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The man who won England the World Cup, Jonny became one of the most famous rugby players ever when his drop goal decided the final in the dying seconds of the game. He went on to become one of the most decorated players in the game, becoming the highest international points scorer and a role model of professionalism and sportsmanship. The public success was only part of the story, however, and Jonny speaks frankly and inspiringly about the pressure of expectation and the mental health implications of leading a life defined by others.
Arguably one of the best-known rugby players in the world, Jonny Wilkinson famously kicked the drop goal that won England the World Cup with just seconds left in the final. He then went on to be rated as one of the best players in the world in both internationals and at club level with Newcastle and Toulon.
A promising youth player, Jonny abandoned his university studies to join the Newcastle Falcons, a team he would spend the next 12 years with. He made his international debut at the age of 18, becoming England’s youngest ever player, and within 18 months had scored 100 test points and played in his first World Cup. In the 2003 World Cup, he played a key role scoring in almost every match he played in. A tight final against rugby powerhouse Australia, on their home turf, saw an epic battle only decided in the last 30 seconds of the game when Jonny received a pass and scored a drop goal that saw England win the title for the first time in their history. He also became the competition’s top points scorer. The year also saw him named the IRB International Player of the Year and BBC Sports Personality of the Year.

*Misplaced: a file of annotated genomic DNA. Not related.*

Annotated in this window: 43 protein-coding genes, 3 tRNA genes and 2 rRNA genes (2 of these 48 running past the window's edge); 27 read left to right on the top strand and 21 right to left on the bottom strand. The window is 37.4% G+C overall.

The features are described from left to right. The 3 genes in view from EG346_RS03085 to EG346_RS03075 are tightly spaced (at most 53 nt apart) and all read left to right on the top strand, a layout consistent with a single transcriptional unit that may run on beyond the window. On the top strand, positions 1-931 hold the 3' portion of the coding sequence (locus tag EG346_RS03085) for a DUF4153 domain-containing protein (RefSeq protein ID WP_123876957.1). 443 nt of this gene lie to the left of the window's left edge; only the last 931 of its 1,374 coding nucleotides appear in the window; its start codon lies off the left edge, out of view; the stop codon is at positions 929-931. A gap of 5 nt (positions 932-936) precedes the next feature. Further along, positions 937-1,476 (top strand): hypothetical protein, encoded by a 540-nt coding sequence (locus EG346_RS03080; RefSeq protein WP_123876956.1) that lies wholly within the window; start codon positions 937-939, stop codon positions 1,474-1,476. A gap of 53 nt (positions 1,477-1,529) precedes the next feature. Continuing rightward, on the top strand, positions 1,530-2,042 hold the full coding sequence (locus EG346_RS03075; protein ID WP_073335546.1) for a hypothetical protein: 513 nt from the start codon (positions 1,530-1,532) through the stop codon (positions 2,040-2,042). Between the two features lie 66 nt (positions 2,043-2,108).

In a stellar career Jonny would accumulate four Six Nations titles and become the highest international points scorer of all time. At club level he left Newcastle after helping them to Premiership and Powergen Cup titles and joined RC Toulon. At the French club he became their most popular player during their most successful period. Off the pitch he has written five books about rugby and his life, was a columnist for The Times, and has co-founded his own online fashion brand, Fineside. He also continues to be involved in coaching at Toulon.
Much of Jonny’s success on the field, however, took its psychological toll. In honest, unguarded speeches he recounts how his focus and dedication to the sport he loves meant overlooking important parts of his life. He considers what that experience has taught him about mental health and why everyone needs to understand the difference between what matters and what is imposed on us by others.
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